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Dubai (AFP) - Saudi blogger Raif Badawi -- sentenced to 1,000 lashes for insulting Islam and winner of the Sakharov prize -- is a known passionate fighter for free speech.
His sentence has been called "medieval" by Swedish Foreign Minister Margot Wallstromm, while UN human rights chief Zeid Ra'ad Al Hussein termed it "cruel and inhuman".
The 31-year-old Badawi, also sentenced to 10 years' jail, received the first 50 lashes of his sentence in public in January.
Subsequent rounds of punishment were postponed after worldwide outrage but Badawi's wife, Ensaf Haidar, on Tuesday cited an "informed source" as saying the lashing will resume soon.
Born on January 13, 1984, Badawi is the father of two girls and a son. He married Haidar in 2001.
"Raif is very, very respectful. A very tender father. He is an amazing man," Haidar told AFP from Quebec, Canada, where she and the children have sought asylum.
Quebec has cleared the way for Badawi himself to go to Canada by listing him as a priority immigrant on humanitarian grounds.
The clean-shaven Badawi, who loves to read, studied economics and ran an English-language and computer learning institute, his wife said.
But he found his calling as a writer, focusing on free speech.
"He wanted dialogue among people. He wanted free speech and rights for women and all human beings. This is what always motivated him" and is why he created the Saudi Liberal Network, Haidar said.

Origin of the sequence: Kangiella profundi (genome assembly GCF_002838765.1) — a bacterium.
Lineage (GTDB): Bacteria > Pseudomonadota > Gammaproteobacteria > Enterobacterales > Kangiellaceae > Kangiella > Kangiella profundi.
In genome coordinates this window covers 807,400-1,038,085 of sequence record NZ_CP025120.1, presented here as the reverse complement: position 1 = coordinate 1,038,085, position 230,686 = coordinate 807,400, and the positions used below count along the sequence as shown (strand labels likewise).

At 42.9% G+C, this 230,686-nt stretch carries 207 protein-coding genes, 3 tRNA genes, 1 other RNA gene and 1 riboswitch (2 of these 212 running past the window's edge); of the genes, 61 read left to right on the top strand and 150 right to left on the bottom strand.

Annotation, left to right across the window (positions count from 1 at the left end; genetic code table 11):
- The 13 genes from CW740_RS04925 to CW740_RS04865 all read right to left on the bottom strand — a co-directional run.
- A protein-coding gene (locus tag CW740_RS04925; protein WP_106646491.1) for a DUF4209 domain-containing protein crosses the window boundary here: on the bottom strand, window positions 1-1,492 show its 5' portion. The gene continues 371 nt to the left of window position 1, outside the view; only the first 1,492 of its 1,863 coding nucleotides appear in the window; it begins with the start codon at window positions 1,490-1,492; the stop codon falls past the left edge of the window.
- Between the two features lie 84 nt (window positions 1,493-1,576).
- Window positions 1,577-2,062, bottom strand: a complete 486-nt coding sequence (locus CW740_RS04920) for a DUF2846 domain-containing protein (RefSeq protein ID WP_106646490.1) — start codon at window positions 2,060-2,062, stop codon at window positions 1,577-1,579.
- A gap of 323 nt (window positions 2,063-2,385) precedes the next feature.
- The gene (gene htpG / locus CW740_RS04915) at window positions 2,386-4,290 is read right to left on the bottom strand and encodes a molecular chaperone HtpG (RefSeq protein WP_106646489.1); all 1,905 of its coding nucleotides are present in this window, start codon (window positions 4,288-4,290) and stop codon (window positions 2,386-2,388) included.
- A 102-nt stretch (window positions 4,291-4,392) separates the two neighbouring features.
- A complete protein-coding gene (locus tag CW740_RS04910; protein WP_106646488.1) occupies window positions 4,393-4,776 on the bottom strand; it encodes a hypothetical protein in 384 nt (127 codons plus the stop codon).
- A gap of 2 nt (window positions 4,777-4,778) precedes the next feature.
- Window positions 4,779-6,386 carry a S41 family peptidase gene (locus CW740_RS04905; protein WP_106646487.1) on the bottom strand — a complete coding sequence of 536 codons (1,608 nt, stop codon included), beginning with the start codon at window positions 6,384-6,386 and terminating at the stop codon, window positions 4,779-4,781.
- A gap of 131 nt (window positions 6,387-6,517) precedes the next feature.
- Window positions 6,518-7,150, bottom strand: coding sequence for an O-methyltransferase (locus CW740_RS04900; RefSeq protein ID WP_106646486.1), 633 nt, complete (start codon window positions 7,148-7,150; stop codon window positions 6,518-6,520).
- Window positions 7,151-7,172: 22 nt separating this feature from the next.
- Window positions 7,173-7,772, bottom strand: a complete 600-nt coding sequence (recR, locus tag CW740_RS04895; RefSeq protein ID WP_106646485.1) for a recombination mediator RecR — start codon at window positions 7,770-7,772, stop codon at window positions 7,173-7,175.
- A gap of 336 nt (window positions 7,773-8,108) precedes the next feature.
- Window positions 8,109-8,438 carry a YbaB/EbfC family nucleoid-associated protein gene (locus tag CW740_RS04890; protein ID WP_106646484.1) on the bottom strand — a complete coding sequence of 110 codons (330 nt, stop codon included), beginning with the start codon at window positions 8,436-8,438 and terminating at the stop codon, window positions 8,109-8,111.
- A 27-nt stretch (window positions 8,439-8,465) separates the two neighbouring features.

Paris-based watchdog Reporters Without Borders (RSF) described the Internet site which Badawi co-founded as "an online discussion network whose aim is to encourage political, religious and social debates in Saudi Arabia".
- 'Day of liberalism' -
RSF last year named Badawi one of three winners of its press freedom prize.
Badawi was arrested in June 2012 under cyber crime provisions, and a judge ordered the website shut down after it criticised Saudi Arabia's notorious religious police.
Like most Saudis, Badawi is a Sunni Muslim, but his network had announced a "day of liberalism" and called for an end to the influence of religion on public life in the kingdom.
In 2013, a court in the Red Sea city of Jeddah sentenced him to seven years in jail and 600 lashes for insulting Islam and setting up the liberal network.
An appeals court overturned the original verdict, sending Badawi's case back for retrial when his sentence was increased to 10 years and 1,000 lashes.
The supreme court upheld that decision in June, according to Haidar.
When the first 50 lashes were carried out in Jeddah, Badawi did not make any sound or cry out in pain, witnesses said.
"Raif Badawi is a prisoner of conscience, whose only 'crime' was to set up a website for public discussion," said Philip Luther, Amnesty International's Middle East and North Africa director.
In his first letter from prison published by the German weekly Der Spiegel in March, Badawi wrote how he "miraculously survived 50 lashes".
Badawi recalled that he was "surrounded by a cheering crowd who cried incessantly 'Allahu Akbar' (God is greatest)" during the whipping.
"All this cruel suffering happened to me because I expressed my opinion," Badawi wrote.